As your business grows, it may be time to think about adding employee cards to your account. This is especially true if you aren't the primary purchaser for your company. If another employee handles most purchases for your business, an employee card streamlines the purchasing process.

Adding employee cards can also help you avoid having to reimburse employees for purchases made on their personal cards. Plus, it allows you to track their spending in real time, set limits and adjust account settings and privileges as needed.

tip icon
MONEYGEEK EXPERT TIP

When adding employee cards to your account, take advantage of any tracking, budgeting or spending tools included with your business card. Some business cards allow you to assign a designated employee as an account manager to help manage employee card features and settings. — Kevin Payne

Alternatives to Employee Cards or Authorized Users

There are other options if you're not ready to add employees to your business card account yet. For example, you can opt for prepaid cards, which allow you to load a specific amount of money on the card for spending. These cards are reloadable, too, so you can add more funds as necessary.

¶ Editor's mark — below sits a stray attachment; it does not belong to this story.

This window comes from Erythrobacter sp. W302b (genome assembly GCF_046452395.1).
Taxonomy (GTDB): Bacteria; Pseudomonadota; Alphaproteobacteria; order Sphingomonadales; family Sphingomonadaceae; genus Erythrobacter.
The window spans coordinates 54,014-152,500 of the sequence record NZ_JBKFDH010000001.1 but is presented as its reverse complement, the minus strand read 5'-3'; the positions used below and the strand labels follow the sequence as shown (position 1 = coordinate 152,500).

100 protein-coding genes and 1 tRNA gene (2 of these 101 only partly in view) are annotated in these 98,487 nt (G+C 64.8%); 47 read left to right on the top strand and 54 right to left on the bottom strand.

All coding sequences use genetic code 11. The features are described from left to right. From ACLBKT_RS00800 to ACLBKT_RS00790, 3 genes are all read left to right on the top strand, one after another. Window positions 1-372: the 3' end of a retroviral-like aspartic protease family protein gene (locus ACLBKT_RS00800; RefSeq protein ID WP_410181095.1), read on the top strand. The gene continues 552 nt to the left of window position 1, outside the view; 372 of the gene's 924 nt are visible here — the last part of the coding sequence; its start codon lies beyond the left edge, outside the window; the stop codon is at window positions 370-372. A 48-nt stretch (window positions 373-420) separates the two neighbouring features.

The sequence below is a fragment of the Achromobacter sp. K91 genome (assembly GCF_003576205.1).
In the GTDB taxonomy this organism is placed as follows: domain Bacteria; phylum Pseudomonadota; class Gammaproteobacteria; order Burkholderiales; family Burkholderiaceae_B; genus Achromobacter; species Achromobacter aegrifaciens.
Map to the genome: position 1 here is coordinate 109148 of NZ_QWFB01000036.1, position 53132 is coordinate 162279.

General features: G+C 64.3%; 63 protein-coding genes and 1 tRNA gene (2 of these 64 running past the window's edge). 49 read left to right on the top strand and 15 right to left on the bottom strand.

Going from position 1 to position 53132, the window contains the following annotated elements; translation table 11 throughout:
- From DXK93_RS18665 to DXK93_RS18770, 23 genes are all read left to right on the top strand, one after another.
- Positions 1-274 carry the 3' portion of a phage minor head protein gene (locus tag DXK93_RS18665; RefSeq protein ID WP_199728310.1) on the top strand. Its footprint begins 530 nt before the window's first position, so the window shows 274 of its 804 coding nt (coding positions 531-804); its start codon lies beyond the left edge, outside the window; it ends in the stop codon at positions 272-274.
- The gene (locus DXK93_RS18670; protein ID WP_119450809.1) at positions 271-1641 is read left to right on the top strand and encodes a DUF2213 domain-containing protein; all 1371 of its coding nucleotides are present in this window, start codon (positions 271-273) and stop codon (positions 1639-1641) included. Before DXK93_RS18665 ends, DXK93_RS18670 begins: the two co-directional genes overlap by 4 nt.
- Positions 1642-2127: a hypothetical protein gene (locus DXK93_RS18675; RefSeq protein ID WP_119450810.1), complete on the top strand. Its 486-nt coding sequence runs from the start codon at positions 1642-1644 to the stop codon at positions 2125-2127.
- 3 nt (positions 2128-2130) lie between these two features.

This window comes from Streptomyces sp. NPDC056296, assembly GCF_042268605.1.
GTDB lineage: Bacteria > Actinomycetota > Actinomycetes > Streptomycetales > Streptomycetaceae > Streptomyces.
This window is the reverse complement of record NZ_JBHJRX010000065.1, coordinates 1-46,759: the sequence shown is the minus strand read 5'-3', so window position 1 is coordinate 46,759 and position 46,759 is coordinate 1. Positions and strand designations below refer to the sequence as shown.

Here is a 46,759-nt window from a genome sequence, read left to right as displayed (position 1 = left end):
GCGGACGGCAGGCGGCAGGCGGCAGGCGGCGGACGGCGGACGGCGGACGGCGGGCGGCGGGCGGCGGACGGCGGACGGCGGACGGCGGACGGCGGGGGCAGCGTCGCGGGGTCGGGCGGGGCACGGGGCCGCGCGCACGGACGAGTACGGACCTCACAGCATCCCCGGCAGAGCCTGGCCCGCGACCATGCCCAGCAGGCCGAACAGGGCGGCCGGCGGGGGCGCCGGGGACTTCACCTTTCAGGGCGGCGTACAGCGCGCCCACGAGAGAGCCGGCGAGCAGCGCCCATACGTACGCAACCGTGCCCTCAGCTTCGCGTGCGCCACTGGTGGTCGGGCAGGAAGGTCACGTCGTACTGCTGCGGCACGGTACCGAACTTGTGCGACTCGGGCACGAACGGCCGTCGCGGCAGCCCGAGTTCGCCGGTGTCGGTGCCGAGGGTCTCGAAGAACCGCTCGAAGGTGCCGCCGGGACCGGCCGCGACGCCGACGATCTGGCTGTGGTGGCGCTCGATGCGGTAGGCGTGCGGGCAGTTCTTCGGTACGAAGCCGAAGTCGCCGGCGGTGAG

Another alternative is using procurement cards. A procurement card, or purchasing card, is a card designed for purchases, usually from a specific business like an office supply store or home improvement store. If you have a vehicle fleet, your employees can use a procurement card to pay for fuel and vehicle maintenance costs. Procurement cards are typically used for smaller, everyday purchases. Most procurement cards are considered charge cards. Unlike a standard credit card, the balance on a procurement card must be paid in full each billing period. Business owners can designate a procurement card to particular employees authorized to make purchases on behalf of the company.

Other Questions You May Have

Looking for more information on business cards and adding employee cards? Finding the answers to common questions about business credit cards can help you determine if it's worth adding employees to your card account.